I wonder if the people that have such a problem with religion in the public square just don’t have enough faith in their own faith or non-faith. Are they afraid that a creche will suddenly convert them? That a wish of “Merry Christmas” will turn them into a Christian against their will? That a wish of “Happy Channukah” will convert them to Judaism?
I have enough faith in my faith that I am not offended by any other expression of any other faith.
As a child, we all sang Christmas songs and Channukah songs in the weeks before Christmas Break.
Update: It seems Charles Krauthammer feels the same way.
Some Americans get angry at parents who want to ban carols because they tremble that their kids might feel “different” and “uncomfortable” should they, God forbid, hear Christian music sung at their school. I feel pity. What kind of fragile religious identity have they bequeathed their children that it should be threatened by exposure to carols?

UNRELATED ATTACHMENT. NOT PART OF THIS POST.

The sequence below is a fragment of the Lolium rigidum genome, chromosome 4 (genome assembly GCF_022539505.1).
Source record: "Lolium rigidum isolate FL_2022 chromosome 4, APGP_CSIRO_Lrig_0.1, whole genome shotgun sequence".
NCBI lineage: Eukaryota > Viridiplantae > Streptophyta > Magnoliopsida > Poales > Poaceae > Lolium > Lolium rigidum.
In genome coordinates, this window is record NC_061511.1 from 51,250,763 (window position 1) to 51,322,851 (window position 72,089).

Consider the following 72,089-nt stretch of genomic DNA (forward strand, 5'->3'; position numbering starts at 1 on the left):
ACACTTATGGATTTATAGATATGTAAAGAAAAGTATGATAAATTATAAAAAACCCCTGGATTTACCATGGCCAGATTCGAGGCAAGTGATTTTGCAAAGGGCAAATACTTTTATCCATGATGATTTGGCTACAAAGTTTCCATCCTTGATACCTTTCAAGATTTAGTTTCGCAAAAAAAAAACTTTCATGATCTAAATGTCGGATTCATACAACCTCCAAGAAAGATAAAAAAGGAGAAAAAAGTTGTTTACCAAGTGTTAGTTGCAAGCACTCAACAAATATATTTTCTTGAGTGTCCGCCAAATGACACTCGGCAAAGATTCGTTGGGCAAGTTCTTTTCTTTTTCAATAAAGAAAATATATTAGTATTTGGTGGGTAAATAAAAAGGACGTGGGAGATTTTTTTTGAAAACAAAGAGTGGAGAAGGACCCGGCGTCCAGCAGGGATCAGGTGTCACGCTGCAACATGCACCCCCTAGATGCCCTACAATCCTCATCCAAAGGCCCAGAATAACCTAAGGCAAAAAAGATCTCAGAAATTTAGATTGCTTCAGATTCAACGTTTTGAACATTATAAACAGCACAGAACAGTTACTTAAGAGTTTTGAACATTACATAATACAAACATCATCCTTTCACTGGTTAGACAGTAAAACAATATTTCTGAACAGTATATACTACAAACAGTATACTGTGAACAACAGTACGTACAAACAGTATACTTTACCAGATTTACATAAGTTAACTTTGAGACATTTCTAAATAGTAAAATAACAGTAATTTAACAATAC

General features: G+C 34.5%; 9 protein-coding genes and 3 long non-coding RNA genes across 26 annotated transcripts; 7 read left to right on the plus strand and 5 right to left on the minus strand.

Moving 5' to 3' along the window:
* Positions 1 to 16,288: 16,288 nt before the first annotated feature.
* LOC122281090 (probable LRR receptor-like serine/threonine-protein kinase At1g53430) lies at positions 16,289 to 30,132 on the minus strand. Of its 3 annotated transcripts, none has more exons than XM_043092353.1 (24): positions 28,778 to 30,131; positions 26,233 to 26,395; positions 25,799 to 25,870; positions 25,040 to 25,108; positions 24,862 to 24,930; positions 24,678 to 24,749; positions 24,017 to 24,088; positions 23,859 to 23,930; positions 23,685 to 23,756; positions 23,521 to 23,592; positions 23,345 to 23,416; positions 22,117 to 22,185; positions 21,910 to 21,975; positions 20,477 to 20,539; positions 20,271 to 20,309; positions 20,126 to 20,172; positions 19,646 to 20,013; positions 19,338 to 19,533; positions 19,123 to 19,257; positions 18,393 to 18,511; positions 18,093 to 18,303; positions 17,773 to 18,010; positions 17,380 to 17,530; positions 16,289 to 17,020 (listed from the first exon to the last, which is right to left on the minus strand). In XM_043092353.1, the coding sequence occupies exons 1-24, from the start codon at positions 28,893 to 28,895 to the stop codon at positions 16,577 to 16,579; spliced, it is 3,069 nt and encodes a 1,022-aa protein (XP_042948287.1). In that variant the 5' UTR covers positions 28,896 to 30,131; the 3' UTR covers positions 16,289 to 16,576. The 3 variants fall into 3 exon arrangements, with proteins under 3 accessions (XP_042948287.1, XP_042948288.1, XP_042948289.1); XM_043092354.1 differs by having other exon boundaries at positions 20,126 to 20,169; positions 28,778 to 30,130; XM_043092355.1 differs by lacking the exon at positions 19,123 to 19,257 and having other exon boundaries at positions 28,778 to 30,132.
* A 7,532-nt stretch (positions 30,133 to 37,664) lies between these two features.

I’m struck by the fact that you almost never find Orthodox Jews complaining about a Christmas creche in the public square. That is because their children, steeped in the richness of their own religious tradition, know who they are and are not threatened by Christians celebrating their religion in public. They are enlarged by it.
It is the more deracinated members of religious minorities, brought up largely ignorant of their own traditions, whose religious identity is so tenuous that they feel the need to be constantly on guard against displays of other religions — and who think the solution to their predicament is to prevent the other guy from displaying his religion, rather than learning a bit about their own.